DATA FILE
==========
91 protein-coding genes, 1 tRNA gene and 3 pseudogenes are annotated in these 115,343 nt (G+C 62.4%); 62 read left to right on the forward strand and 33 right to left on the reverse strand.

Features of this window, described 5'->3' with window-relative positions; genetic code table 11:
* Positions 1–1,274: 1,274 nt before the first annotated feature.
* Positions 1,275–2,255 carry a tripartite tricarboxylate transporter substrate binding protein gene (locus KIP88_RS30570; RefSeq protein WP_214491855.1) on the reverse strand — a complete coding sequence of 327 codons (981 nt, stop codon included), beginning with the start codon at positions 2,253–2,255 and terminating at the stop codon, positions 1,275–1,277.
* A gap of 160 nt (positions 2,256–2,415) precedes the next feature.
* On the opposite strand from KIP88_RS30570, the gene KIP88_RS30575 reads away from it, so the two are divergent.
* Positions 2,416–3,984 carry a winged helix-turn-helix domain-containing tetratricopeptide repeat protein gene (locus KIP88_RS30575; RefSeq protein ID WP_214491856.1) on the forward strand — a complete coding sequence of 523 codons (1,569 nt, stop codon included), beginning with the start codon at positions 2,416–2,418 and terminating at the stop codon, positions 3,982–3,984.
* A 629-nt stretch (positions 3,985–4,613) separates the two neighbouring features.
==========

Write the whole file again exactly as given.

91 protein-coding genes, 1 tRNA gene and 3 pseudogenes are annotated in these 115,343 nt (G+C 62.4%); 62 read left to right on the forward strand and 33 right to left on the reverse strand.

Features of this window, described 5'->3' with window-relative positions; genetic code table 11:
* Positions 1–1,274: 1,274 nt before the first annotated feature.
* Positions 1,275–2,255 carry a tripartite tricarboxylate transporter substrate binding protein gene (locus KIP88_RS30570; RefSeq protein WP_214491855.1) on the reverse strand — a complete coding sequence of 327 codons (981 nt, stop codon included), beginning with the start codon at positions 2,253–2,255 and terminating at the stop codon, positions 1,275–1,277.
* A gap of 160 nt (positions 2,256–2,415) precedes the next feature.
* On the opposite strand from KIP88_RS30570, the gene KIP88_RS30575 reads away from it, so the two are divergent.
* Positions 2,416–3,984 carry a winged helix-turn-helix domain-containing tetratricopeptide repeat protein gene (locus KIP88_RS30575; RefSeq protein ID WP_214491856.1) on the forward strand — a complete coding sequence of 523 codons (1,569 nt, stop codon included), beginning with the start codon at positions 2,416–2,418 and terminating at the stop codon, positions 3,982–3,984.
* A 629-nt stretch (positions 3,985–4,613) separates the two neighbouring features.